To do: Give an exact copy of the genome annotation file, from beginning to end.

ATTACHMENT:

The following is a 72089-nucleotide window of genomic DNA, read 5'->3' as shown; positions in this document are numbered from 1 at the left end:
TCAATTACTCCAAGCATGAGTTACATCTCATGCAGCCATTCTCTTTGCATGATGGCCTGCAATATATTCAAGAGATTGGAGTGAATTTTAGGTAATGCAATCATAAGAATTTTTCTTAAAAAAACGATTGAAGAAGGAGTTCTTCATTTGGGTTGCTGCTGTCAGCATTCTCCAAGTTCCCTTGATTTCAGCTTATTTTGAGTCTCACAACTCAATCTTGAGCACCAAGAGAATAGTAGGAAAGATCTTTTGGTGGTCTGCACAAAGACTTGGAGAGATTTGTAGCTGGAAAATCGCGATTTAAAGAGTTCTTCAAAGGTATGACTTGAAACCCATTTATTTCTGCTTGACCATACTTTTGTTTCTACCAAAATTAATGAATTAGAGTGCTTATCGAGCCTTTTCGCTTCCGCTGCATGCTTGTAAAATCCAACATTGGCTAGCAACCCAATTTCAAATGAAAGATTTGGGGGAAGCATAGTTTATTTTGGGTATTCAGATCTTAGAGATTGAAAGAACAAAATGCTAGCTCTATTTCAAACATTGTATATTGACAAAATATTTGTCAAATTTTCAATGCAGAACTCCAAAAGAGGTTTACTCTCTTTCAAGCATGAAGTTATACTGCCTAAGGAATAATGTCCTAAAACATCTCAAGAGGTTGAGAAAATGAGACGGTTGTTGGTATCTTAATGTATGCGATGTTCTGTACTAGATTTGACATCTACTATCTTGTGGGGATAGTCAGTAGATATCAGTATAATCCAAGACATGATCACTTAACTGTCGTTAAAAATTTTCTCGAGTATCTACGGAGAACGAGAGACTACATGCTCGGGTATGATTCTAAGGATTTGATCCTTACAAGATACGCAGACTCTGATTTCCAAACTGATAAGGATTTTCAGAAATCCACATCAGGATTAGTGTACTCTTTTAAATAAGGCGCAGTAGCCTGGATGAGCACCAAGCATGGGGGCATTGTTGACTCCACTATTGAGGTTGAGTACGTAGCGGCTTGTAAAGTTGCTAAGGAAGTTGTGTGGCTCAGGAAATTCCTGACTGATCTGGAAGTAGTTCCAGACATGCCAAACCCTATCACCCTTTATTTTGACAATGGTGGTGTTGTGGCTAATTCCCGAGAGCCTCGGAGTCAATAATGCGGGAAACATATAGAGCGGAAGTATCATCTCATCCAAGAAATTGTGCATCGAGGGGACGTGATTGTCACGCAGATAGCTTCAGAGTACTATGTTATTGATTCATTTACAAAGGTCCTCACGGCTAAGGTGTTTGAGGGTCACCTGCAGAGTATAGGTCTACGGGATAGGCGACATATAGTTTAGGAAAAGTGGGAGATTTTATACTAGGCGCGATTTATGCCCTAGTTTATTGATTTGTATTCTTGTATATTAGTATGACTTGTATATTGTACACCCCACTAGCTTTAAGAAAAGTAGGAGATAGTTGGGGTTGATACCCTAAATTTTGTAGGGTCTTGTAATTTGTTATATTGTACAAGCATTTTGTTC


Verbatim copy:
The following is a 72089-nucleotide window of genomic DNA, read 5'->3' as shown; positions in this document are numbered from 1 at the left end:
TCAATTACTCCAAGCATGAGTTACATCTCATGCAGCCATTCTCTTTGCATGATGGCCTGCAATATATTCAAGAGATTGGAGTGAATTTTAGGTAATGCAATCATAAGAATTTTTCTTAAAAAAACGATTGAAGAAGGAGTTCTTCATTTGGGTTGCTGCTGTCAGCATTCTCCAAGTTCCCTTGATTTCAGCTTATTTTGAGTCTCACAACTCAATCTTGAGCACCAAGAGAATAGTAGGAAAGATCTTTTGGTGGTCTGCACAAAGACTTGGAGAGATTTGTAGCTGGAAAATCGCGATTTAAAGAGTTCTTCAAAGGTATGACTTGAAACCCATTTATTTCTGCTTGACCATACTTTTGTTTCTACCAAAATTAATGAATTAGAGTGCTTATCGAGCCTTTTCGCTTCCGCTGCATGCTTGTAAAATCCAACATTGGCTAGCAACCCAATTTCAAATGAAAGATTTGGGGGAAGCATAGTTTATTTTGGGTATTCAGATCTTAGAGATTGAAAGAACAAAATGCTAGCTCTATTTCAAACATTGTATATTGACAAAATATTTGTCAAATTTTCAATGCAGAACTCCAAAAGAGGTTTACTCTCTTTCAAGCATGAAGTTATACTGCCTAAGGAATAATGTCCTAAAACATCTCAAGAGGTTGAGAAAATGAGACGGTTGTTGGTATCTTAATGTATGCGATGTTCTGTACTAGATTTGACATCTACTATCTTGTGGGGATAGTCAGTAGATATCAGTATAATCCAAGACATGATCACTTAACTGTCGTTAAAAATTTTCTCGAGTATCTACGGAGAACGAGAGACTACATGCTCGGGTATGATTCTAAGGATTTGATCCTTACAAGATACGCAGACTCTGATTTCCAAACTGATAAGGATTTTCAGAAATCCACATCAGGATTAGTGTACTCTTTTAAATAAGGCGCAGTAGCCTGGATGAGCACCAAGCATGGGGGCATTGTTGACTCCACTATTGAGGTTGAGTACGTAGCGGCTTGTAAAGTTGCTAAGGAAGTTGTGTGGCTCAGGAAATTCCTGACTGATCTGGAAGTAGTTCCAGACATGCCAAACCCTATCACCCTTTATTTTGACAATGGTGGTGTTGTGGCTAATTCCCGAGAGCCTCGGAGTCAATAATGCGGGAAACATATAGAGCGGAAGTATCATCTCATCCAAGAAATTGTGCATCGAGGGGACGTGATTGTCACGCAGATAGCTTCAGAGTACTATGTTATTGATTCATTTACAAAGGTCCTCACGGCTAAGGTGTTTGAGGGTCACCTGCAGAGTATAGGTCTACGGGATAGGCGACATATAGTTTAGGAAAAGTGGGAGATTTTATACTAGGCGCGATTTATGCCCTAGTTTATTGATTTGTATTCTTGTATATTAGTATGACTTGTATATTGTACACCCCACTAGCTTTAAGAAAAGTAGGAGATAGTTGGGGTTGATACCCTAAATTTTGTAGGGTCTTGTAATTTGTTATATTGTACAAGCATTTTGTTC